I recommend using both approaches together, which will require some prior planning. Here are some questions to help you brainstorm your talking points:

  • What does senior leadership care about?
  • What are the major company-wide goals and initiatives for the fiscal year?
  • Do leaders care about competitor benchmarking?
  • Does the leadership team have a track record of supporting preventative strategies?

This is also the time to think about any past experiences you might have had making the same request. Reflect on the reasons why top management rejected past proposals and whether the situation is more urgent now.

Research your request by performing time studies, analyzing past EHS data, and conducting risk analyses. Having all this data before you make your pitch can speed up the decision-making process.

Looking beyond safety

Don’t forget to bring in other aspects of the business, like quality and productivity, when you set up your request. Show the leadership team that what you’re asking for will contribute to lasting results.

From my personal experience, a large majority of executives focus on financial performance more than anything else. That’s why you need to explain how a bigger EHS budget can reduce costs long-term by:

  • Improving efficiency
  • Automating tedious workflows
  • Preventing costly incidents
  • Reducing quality errors
  • Increasing productivity rates

The timing of your presentation, or pitch, will be a large part of whether you succeed in obtaining your budget goals. If you’re asking for a budget increase after budgets have been set, it may take a little more convincing than if you were to ask for the budget increase in advance of the fiscal year end.

Something else you may think about is getting buy in from other departments or managers before you speak with top management. This will help strengthen your argument.

Basic budget proposal outline

This is a simple outline of all the talking points you should cover when you propose a budget increase:

This infographic lists the thingss you want to include in an EHS budget proposal. It includes areas of EHS performance that you want to invest in, total budget you need to pursue your initiatives, your plan for allocating and managing the funds, research on current EHS best practices within the industry, consequences of not increasing the EHS budget, and alternative solutions if an increase is out of the question.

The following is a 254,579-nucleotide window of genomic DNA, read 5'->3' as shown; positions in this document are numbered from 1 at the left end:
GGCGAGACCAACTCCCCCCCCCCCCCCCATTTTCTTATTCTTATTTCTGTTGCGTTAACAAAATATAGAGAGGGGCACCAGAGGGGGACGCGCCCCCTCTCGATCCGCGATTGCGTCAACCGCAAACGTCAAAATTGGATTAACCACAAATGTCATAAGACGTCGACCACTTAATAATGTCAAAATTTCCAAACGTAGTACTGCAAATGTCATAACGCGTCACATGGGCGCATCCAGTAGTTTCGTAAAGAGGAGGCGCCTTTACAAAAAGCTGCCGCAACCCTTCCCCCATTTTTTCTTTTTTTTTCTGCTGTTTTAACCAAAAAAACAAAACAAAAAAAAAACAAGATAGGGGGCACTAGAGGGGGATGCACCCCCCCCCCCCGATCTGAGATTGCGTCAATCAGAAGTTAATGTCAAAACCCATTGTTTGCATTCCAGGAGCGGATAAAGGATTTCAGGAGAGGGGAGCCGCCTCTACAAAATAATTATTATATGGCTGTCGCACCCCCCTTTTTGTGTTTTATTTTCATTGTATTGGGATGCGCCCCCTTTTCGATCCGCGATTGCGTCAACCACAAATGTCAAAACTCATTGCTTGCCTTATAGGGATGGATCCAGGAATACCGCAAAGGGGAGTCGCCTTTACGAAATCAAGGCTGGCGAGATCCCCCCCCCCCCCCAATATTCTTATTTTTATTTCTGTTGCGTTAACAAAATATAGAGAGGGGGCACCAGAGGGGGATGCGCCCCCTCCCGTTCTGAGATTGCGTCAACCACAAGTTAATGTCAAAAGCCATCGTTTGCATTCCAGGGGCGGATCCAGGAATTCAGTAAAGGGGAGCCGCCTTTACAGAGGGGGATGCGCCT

• Problem(s) you want to tackle
  • Outcome(s) you want to achieve with more money
  • Benefits of your initiatives
  • Total budget needed to pursue your initiatives
  • How you will use the money
  • What other companies are doing successfully in this area of EHS performance
  • What will happen without an increased budget
  • Alternative solutions if a budget increase isn’t possible

If your solution is based on any assumptions, you’ll want to share those as well. Providing context is essential for the senior leadership team to understand the necessity of your proposal.

Final thoughts

A deep dive into your current budget may reveal that all you need are reallocations, not increases. If you do, however, decide to propose an increase in your department’s funding, a thoughtful proposal is necessary to get buy in from senior leadership.

Make sure you do your homework on the costs and benefits associated with the investments you’re interested in. Ultimately, your job as a safety professional is to ensure the safety of your company’s employees. If the tools and programs you need in order to do your job effectively stay on the “wish list,” you haven’t done your job as effectively as you can.

Jason Hathcoat

Jason is a seasoned EHS professional with more than 17 years of experience working in health and safety. He currently works as an EHS manager for a large global HVAC company.